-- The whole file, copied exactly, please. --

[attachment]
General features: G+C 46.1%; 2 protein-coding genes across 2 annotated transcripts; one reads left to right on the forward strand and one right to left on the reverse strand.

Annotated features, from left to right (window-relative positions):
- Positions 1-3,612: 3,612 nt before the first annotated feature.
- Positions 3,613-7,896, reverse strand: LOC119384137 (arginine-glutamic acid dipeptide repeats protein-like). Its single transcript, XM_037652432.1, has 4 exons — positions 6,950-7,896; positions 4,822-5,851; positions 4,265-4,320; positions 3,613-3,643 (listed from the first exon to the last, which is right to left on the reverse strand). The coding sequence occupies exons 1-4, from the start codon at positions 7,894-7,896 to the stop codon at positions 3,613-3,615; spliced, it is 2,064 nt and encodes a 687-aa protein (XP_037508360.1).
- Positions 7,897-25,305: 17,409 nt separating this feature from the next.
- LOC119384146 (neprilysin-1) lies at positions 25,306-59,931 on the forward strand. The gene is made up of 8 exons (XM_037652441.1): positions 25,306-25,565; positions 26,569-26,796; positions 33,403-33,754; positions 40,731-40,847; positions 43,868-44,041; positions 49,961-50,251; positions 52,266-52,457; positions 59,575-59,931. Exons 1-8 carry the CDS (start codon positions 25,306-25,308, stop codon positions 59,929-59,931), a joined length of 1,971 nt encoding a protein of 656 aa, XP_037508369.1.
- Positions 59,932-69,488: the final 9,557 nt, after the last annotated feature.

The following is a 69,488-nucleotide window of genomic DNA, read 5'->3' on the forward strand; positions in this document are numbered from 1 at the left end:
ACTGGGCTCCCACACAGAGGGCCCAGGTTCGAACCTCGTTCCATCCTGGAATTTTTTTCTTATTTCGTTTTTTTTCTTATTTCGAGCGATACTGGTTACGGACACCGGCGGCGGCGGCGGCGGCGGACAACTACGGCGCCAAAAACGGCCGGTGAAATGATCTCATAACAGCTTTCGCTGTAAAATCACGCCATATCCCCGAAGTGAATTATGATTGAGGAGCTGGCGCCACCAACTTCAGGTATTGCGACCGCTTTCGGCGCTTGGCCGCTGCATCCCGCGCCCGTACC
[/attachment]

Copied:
General features: G+C 46.1%; 2 protein-coding genes across 2 annotated transcripts; one reads left to right on the forward strand and one right to left on the reverse strand.

Annotated features, from left to right (window-relative positions):
- Positions 1-3,612: 3,612 nt before the first annotated feature.
- Positions 3,613-7,896, reverse strand: LOC119384137 (arginine-glutamic acid dipeptide repeats protein-like). Its single transcript, XM_037652432.1, has 4 exons — positions 6,950-7,896; positions 4,822-5,851; positions 4,265-4,320; positions 3,613-3,643 (listed from the first exon to the last, which is right to left on the reverse strand). The coding sequence occupies exons 1-4, from the start codon at positions 7,894-7,896 to the stop codon at positions 3,613-3,615; spliced, it is 2,064 nt and encodes a 687-aa protein (XP_037508360.1).
- Positions 7,897-25,305: 17,409 nt separating this feature from the next.
- LOC119384146 (neprilysin-1) lies at positions 25,306-59,931 on the forward strand. The gene is made up of 8 exons (XM_037652441.1): positions 25,306-25,565; positions 26,569-26,796; positions 33,403-33,754; positions 40,731-40,847; positions 43,868-44,041; positions 49,961-50,251; positions 52,266-52,457; positions 59,575-59,931. Exons 1-8 carry the CDS (start codon positions 25,306-25,308, stop codon positions 59,929-59,931), a joined length of 1,971 nt encoding a protein of 656 aa, XP_037508369.1.
- Positions 59,932-69,488: the final 9,557 nt, after the last annotated feature.

The following is a 69,488-nucleotide window of genomic DNA, read 5'->3' on the forward strand; positions in this document are numbered from 1 at the left end:
ACTGGGCTCCCACACAGAGGGCCCAGGTTCGAACCTCGTTCCATCCTGGAATTTTTTTCTTATTTCGTTTTTTTTCTTATTTCGAGCGATACTGGTTACGGACACCGGCGGCGGCGGCGGCGGCGGACAACTACGGCGCCAAAAACGGCCGGTGAAATGATCTCATAACAGCTTTCGCTGTAAAATCACGCCATATCCCCGAAGTGAATTATGATTGAGGAGCTGGCGCCACCAACTTCAGGTATTGCGACCGCTTTCGGCGCTTGGCCGCTGCATCCCGCGCCCGTACC